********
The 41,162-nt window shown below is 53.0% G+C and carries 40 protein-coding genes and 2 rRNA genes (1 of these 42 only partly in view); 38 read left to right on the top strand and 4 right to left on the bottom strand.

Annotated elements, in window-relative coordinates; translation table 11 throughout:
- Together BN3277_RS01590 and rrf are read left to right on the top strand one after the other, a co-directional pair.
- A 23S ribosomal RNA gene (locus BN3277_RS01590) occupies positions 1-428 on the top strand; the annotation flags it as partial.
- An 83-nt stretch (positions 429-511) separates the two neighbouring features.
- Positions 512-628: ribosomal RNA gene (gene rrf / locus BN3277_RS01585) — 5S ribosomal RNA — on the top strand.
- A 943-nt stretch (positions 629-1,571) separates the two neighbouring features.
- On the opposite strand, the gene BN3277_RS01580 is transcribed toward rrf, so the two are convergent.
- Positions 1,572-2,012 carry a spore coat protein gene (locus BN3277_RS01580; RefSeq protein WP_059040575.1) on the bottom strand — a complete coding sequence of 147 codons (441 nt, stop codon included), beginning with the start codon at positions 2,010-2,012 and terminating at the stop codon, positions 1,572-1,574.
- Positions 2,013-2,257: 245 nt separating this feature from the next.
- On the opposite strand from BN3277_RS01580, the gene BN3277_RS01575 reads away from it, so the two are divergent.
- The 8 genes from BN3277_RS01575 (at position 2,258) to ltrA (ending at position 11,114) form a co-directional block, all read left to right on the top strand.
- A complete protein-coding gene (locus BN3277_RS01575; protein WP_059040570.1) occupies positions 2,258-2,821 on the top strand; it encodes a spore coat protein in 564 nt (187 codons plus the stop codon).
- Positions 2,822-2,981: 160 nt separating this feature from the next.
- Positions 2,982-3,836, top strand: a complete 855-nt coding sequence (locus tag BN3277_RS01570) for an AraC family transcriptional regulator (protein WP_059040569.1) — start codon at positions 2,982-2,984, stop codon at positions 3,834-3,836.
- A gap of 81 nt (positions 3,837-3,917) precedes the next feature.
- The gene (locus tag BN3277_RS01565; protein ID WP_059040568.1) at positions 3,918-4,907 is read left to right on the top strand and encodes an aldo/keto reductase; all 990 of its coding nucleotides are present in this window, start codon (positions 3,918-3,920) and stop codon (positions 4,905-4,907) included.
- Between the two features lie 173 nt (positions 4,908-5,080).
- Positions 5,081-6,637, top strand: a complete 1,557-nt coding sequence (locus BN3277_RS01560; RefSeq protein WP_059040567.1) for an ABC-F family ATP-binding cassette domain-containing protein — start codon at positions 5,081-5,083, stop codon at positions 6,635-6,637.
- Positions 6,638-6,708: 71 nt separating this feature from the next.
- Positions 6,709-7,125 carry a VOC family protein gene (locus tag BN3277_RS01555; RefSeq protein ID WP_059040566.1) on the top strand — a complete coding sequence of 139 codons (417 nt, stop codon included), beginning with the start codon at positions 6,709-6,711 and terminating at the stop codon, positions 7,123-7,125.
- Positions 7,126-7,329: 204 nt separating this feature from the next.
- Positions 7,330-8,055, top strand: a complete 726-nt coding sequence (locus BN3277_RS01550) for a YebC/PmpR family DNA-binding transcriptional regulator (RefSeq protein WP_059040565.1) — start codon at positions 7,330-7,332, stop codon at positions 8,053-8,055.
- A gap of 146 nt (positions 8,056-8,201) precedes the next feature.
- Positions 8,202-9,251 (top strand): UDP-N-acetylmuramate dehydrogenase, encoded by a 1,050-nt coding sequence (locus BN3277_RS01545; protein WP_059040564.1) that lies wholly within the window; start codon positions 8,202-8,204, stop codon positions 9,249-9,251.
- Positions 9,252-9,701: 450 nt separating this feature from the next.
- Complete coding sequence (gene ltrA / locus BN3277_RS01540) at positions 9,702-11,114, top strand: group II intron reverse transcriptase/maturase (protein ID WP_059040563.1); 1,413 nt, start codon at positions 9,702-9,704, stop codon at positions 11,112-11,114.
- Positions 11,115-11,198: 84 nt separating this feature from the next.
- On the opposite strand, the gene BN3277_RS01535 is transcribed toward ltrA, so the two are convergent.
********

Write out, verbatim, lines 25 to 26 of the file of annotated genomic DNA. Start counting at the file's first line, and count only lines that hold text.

- Positions 8,202-9,251 (top strand): UDP-N-acetylmuramate dehydrogenase, encoded by a 1,050-nt coding sequence (locus BN3277_RS01545; protein WP_059040564.1) that lies wholly within the window; start codon positions 8,202-8,204, stop codon positions 9,249-9,251.
- Positions 9,252-9,701: 450 nt separating this feature from the next.